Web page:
The Real Estate industry is no longer to be considered in isolation. These days, it is usually paired with the project and facility management industries. Thus, owners of properties may get into agreements as regards real estate purchases at the same time they obtain facility and project management services for their buildings.
Real Estate Agreements and Facility Managements usually go hand in hand. Real Estate agreements include agreements which relate to leasing/letting buildings, while Facility Management Agreements relate to agreements that one enters into with service providers to ensure that such facilities are properly maintained. These agreements/contracts could cater to services like cleaning, running electricity and plumbing, and the general management of the property to ensure that the owner is able to obtain maximum benefit from it.
Facility Management is divided into two sides: ‘Space & Infrastructure’ (which includes planning, design, workplace, construction, lease, occupancy, maintenance and furniture) and ‘People & Organisation’ (which may include catering, cleaning, ICT, HR, accounting, marketing, hospitality, security and so forth), depending on the preferences of the owner of the property. These two broad categories could also be called hard and soft FM.
Of course, it goes without saying that in order to have an enforceable Facility Management contract, it should be in writing. However, because the services in such contract may be broad and at the same time dynamic or flexible, owners and intending owners of property need to take certain things into consideration as regards specific clauses in such contracts.
- 1. WARRANTIES
There should be some properly defined warranties to ensure that the facility manager has carried out the all reasonable investigations and inspections of the asset and that the asset is capable of being managed to the standards prescribed in the facility management contract. It is also important to ensure that the service provider inspects and carries out any tests on completion under the construction contract.
2. KEY POINT INDICATORS
The key point indicators (kpi’s), which would define optimum service for each of the different services to be provided for must be spelt out. This is especially important because the facility manager and the owner of the property may have different conceptions of this. These can be measured using SMART goals. It is important that any vagueness between both parties is eliminated.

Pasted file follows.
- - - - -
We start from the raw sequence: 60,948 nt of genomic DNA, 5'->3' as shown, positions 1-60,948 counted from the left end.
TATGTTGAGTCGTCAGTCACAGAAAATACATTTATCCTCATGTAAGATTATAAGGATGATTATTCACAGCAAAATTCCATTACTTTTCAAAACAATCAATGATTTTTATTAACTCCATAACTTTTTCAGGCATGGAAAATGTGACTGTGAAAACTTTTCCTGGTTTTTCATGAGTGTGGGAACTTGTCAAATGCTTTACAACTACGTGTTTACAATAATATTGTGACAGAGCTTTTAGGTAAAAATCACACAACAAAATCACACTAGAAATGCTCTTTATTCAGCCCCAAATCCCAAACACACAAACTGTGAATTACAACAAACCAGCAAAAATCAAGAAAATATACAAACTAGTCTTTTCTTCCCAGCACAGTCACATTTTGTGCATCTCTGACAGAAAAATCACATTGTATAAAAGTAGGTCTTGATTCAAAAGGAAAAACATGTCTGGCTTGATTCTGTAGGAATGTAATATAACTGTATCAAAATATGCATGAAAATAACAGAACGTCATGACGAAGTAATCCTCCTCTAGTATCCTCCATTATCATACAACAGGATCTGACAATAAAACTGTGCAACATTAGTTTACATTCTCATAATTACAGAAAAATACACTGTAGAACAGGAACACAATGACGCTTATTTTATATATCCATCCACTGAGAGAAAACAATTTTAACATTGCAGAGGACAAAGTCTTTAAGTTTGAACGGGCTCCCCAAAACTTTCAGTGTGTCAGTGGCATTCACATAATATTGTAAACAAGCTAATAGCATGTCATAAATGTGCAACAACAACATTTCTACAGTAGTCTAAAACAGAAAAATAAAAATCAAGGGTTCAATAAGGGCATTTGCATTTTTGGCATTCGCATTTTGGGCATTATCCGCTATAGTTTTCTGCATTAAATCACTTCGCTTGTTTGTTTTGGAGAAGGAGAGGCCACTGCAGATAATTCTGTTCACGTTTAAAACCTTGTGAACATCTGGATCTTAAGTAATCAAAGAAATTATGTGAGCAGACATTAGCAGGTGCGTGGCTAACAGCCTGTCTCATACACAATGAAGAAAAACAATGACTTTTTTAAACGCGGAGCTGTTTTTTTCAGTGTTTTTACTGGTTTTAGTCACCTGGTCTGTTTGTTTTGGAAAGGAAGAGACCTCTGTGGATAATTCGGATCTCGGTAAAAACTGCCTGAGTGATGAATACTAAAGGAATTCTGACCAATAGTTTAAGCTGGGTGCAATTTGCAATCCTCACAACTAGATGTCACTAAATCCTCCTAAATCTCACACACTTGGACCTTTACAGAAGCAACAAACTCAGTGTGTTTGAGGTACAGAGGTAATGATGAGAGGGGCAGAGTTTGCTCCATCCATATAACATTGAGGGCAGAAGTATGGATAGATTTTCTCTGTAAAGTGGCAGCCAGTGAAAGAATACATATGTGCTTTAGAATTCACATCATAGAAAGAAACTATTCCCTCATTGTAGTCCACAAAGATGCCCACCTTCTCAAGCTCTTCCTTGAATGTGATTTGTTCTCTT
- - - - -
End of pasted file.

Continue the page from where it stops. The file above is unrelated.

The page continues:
Ensure that there are specified breaches of the aforementioned kpi’s, stating which breach would be material. Make sure that as a property owner, you put in financial penalties for breach, and bonuses if the kpi’s are exceeded. However, the penalties should not be unduely onerous, as it could damage the service provider’s cash flow. It should not be punitive or merely token either.
It would also be a good idea to provide that monetary penalties for breach of clauses may be set off from the fees paid to the facility manager.
Clearly specify what breach would result in the termination of the facility management contract, e.g. when the supplier does not deliver as regards its core promises.
Also state other grounds for the termination of the facility management contract, including customary ones, such as insolvency, breach of anti- corruption laws, etc.
If the parties want the right to terminate at convenience may be limited to set times. A good practice would be to update the exit schedule annually.
Disclaimer: This article is intended to provide a general guide on the subject matter. Specialist advice should be sought about your specific circumstances.
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